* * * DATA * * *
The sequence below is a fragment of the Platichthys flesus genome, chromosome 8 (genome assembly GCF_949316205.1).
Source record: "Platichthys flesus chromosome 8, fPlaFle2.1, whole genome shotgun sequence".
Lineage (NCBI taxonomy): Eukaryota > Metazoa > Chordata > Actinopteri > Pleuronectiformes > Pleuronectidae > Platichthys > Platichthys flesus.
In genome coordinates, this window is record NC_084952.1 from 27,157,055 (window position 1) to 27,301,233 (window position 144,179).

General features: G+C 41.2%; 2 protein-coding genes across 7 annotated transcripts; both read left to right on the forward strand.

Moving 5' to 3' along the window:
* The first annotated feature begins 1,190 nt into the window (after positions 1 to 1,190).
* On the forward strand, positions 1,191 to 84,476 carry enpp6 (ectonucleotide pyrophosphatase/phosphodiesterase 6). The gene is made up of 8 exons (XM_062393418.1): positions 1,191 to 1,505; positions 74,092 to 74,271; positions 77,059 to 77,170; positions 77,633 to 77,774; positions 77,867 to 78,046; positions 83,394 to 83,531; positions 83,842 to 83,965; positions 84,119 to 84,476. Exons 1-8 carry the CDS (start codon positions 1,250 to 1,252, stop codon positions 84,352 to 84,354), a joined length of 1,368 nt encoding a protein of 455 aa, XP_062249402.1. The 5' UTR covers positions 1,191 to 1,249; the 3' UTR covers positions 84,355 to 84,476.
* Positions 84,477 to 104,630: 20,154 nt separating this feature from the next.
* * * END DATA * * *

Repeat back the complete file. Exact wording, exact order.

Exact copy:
The sequence below is a fragment of the Platichthys flesus genome, chromosome 8 (genome assembly GCF_949316205.1).
Source record: "Platichthys flesus chromosome 8, fPlaFle2.1, whole genome shotgun sequence".
Lineage (NCBI taxonomy): Eukaryota > Metazoa > Chordata > Actinopteri > Pleuronectiformes > Pleuronectidae > Platichthys > Platichthys flesus.
In genome coordinates, this window is record NC_084952.1 from 27,157,055 (window position 1) to 27,301,233 (window position 144,179).

General features: G+C 41.2%; 2 protein-coding genes across 7 annotated transcripts; both read left to right on the forward strand.

Moving 5' to 3' along the window:
* The first annotated feature begins 1,190 nt into the window (after positions 1 to 1,190).
* On the forward strand, positions 1,191 to 84,476 carry enpp6 (ectonucleotide pyrophosphatase/phosphodiesterase 6). The gene is made up of 8 exons (XM_062393418.1): positions 1,191 to 1,505; positions 74,092 to 74,271; positions 77,059 to 77,170; positions 77,633 to 77,774; positions 77,867 to 78,046; positions 83,394 to 83,531; positions 83,842 to 83,965; positions 84,119 to 84,476. Exons 1-8 carry the CDS (start codon positions 1,250 to 1,252, stop codon positions 84,352 to 84,354), a joined length of 1,368 nt encoding a protein of 455 aa, XP_062249402.1. The 5' UTR covers positions 1,191 to 1,249; the 3' UTR covers positions 84,355 to 84,476.
* Positions 84,477 to 104,630: 20,154 nt separating this feature from the next.